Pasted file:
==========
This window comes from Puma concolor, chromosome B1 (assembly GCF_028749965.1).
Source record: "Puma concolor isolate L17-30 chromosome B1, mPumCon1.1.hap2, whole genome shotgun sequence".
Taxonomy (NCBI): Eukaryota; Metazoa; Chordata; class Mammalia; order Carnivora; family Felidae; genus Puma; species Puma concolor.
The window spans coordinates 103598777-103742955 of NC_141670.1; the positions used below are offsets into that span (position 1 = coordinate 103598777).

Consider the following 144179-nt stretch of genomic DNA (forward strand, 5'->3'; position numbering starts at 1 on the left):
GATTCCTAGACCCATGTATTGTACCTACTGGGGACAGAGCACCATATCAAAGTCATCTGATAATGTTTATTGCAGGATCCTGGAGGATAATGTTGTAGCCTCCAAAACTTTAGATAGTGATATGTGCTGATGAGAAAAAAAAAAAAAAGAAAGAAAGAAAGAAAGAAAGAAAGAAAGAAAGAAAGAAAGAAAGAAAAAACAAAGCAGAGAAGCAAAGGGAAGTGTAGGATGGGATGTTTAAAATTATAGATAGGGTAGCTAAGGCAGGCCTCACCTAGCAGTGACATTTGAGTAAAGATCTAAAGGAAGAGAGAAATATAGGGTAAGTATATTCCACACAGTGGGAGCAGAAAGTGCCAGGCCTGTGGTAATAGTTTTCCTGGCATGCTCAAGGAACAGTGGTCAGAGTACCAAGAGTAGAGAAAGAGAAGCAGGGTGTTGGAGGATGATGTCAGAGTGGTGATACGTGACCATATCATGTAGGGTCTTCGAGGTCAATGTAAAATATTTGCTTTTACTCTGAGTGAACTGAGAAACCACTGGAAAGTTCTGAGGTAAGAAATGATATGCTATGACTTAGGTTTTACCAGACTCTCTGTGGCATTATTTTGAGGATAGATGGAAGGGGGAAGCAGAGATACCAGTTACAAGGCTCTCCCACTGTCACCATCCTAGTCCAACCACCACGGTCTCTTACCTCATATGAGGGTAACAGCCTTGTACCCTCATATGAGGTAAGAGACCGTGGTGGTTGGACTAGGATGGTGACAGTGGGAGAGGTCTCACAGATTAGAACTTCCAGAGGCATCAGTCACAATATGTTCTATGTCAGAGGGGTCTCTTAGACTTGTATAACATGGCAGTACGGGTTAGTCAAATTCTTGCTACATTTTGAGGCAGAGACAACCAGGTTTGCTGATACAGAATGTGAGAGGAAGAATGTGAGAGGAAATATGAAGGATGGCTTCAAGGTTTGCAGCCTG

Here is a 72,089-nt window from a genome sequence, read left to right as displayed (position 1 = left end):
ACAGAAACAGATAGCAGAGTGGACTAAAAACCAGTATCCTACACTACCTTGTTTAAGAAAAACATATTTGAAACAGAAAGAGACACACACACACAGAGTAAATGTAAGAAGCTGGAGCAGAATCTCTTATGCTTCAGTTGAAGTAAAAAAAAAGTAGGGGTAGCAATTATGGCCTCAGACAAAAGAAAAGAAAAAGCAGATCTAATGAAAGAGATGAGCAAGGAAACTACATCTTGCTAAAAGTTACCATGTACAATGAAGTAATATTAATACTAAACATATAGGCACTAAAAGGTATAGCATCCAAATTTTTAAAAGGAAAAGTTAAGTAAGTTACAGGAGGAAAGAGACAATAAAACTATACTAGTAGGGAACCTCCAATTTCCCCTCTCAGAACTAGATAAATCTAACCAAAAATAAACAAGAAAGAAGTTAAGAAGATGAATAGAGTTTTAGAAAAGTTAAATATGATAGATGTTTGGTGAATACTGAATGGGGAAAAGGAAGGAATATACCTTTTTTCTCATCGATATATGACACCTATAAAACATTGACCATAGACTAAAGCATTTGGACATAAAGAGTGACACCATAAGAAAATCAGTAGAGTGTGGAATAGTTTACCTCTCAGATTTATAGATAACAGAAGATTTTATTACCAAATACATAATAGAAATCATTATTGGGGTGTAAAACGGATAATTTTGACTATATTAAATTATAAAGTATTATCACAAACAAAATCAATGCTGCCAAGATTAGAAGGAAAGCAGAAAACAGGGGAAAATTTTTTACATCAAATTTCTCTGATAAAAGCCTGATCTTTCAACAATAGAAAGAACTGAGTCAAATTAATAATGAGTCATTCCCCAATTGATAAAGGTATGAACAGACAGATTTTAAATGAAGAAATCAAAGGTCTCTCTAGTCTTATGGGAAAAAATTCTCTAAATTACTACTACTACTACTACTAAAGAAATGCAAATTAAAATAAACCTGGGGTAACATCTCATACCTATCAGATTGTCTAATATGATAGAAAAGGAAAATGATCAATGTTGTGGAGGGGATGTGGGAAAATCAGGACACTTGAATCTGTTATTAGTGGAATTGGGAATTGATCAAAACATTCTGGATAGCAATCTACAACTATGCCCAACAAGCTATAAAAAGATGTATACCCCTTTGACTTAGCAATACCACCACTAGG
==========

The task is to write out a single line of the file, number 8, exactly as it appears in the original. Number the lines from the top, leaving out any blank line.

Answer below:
ACAGAAACAGATAGCAGAGTGGACTAAAAACCAGTATCCTACACTACCTTGTTTAAGAAAAACATATTTGAAACAGAAAGAGACACACACACACAGAGTAAATGTAAGAAGCTGGAGCAGAATCTCTTATGCTTCAGTTGAAGTAAAAAAAAAGTAGGGGTAGCAATTATGGCCTCAGACAAAAGAAAAGAAAAAGCAGATCTAATGAAAGAGATGAGCAAGGAAACTACATCTTGCTAAAAGTTACCATGTACAATGAAGTAATATTAATACTAAACATATAGGCACTAAAAGGTATAGCATCCAAATTTTTAAAAGGAAAAGTTAAGTAAGTTACAGGAGGAAAGAGACAATAAAACTATACTAGTAGGGAACCTCCAATTTCCCCTCTCAGAACTAGATAAATCTAACCAAAAATAAACAAGAAAGAAGTTAAGAAGATGAATAGAGTTTTAGAAAAGTTAAATATGATAGATGTTTGGTGAATACTGAATGGGGAAAAGGAAGGAATATACCTTTTTTCTCATCGATATATGACACCTATAAAACATTGACCATAGACTAAAGCATTTGGACATAAAGAGTGACACCATAAGAAAATCAGTAGAGTGTGGAATAGTTTACCTCTCAGATTTATAGATAACAGAAGATTTTATTACCAAATACATAATAGAAATCATTATTGGGGTGTAAAACGGATAATTTTGACTATATTAAATTATAAAGTATTATCACAAACAAAATCAATGCTGCCAAGATTAGAAGGAAAGCAGAAAACAGGGGAAAATTTTTTACATCAAATTTCTCTGATAAAAGCCTGATCTTTCAACAATAGAAAGAACTGAGTCAAATTAATAATGAGTCATTCCCCAATTGATAAAGGTATGAACAGACAGATTTTAAATGAAGAAATCAAAGGTCTCTCTAGTCTTATGGGAAAAAATTCTCTAAATTACTACTACTACTACTACTAAAGAAATGCAAATTAAAATAAACCTGGGGTAACATCTCATACCTATCAGATTGTCTAATATGATAGAAAAGGAAAATGATCAATGTTGTGGAGGGGATGTGGGAAAATCAGGACACTTGAATCTGTTATTAGTGGAATTGGGAATTGATCAAAACATTCTGGATAGCAATCTACAACTATGCCCAACAAGCTATAAAAAGATGTATACCCCTTTGACTTAGCAATACCACCACTAGG